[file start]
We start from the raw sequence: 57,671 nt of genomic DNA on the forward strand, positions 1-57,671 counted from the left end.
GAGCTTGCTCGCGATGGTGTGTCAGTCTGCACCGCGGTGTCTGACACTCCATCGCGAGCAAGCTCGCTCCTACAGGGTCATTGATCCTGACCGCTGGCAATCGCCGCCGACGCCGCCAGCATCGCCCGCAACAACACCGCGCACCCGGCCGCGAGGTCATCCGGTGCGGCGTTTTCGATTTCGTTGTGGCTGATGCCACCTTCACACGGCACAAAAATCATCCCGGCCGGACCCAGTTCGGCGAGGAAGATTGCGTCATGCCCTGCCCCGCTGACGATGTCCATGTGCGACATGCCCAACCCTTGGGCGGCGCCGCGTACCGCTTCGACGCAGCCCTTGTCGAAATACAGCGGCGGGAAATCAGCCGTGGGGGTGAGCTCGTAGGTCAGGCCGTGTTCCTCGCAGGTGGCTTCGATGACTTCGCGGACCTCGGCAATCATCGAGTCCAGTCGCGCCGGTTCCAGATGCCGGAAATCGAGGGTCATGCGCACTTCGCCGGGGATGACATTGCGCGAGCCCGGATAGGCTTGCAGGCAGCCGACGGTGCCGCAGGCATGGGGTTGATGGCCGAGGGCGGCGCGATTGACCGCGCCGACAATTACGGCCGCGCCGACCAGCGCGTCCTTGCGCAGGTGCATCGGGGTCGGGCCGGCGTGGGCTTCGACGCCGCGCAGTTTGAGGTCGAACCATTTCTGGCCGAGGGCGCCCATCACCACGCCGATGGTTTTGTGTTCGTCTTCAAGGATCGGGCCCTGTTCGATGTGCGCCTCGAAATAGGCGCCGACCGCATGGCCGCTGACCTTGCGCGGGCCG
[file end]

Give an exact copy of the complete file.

We start from the raw sequence: 57,671 nt of genomic DNA on the forward strand, positions 1-57,671 counted from the left end.
GAGCTTGCTCGCGATGGTGTGTCAGTCTGCACCGCGGTGTCTGACACTCCATCGCGAGCAAGCTCGCTCCTACAGGGTCATTGATCCTGACCGCTGGCAATCGCCGCCGACGCCGCCAGCATCGCCCGCAACAACACCGCGCACCCGGCCGCGAGGTCATCCGGTGCGGCGTTTTCGATTTCGTTGTGGCTGATGCCACCTTCACACGGCACAAAAATCATCCCGGCCGGACCCAGTTCGGCGAGGAAGATTGCGTCATGCCCTGCCCCGCTGACGATGTCCATGTGCGACATGCCCAACCCTTGGGCGGCGCCGCGTACCGCTTCGACGCAGCCCTTGTCGAAATACAGCGGCGGGAAATCAGCCGTGGGGGTGAGCTCGTAGGTCAGGCCGTGTTCCTCGCAGGTGGCTTCGATGACTTCGCGGACCTCGGCAATCATCGAGTCCAGTCGCGCCGGTTCCAGATGCCGGAAATCGAGGGTCATGCGCACTTCGCCGGGGATGACATTGCGCGAGCCCGGATAGGCTTGCAGGCAGCCGACGGTGCCGCAGGCATGGGGTTGATGGCCGAGGGCGGCGCGATTGACCGCGCCGACAATTACGGCCGCGCCGACCAGCGCGTCCTTGCGCAGGTGCATCGGGGTCGGGCCGGCGTGGGCTTCGACGCCGCGCAGTTTGAGGTCGAACCATTTCTGGCCGAGGGCGCCCATCACCACGCCGATGGTTTTGTGTTCGTCTTCAAGGATCGGGCCCTGTTCGATGTGCGCCTCGAAATAGGCGCCGACCGCATGGCCGCTGACCTTGCGCGGGCCG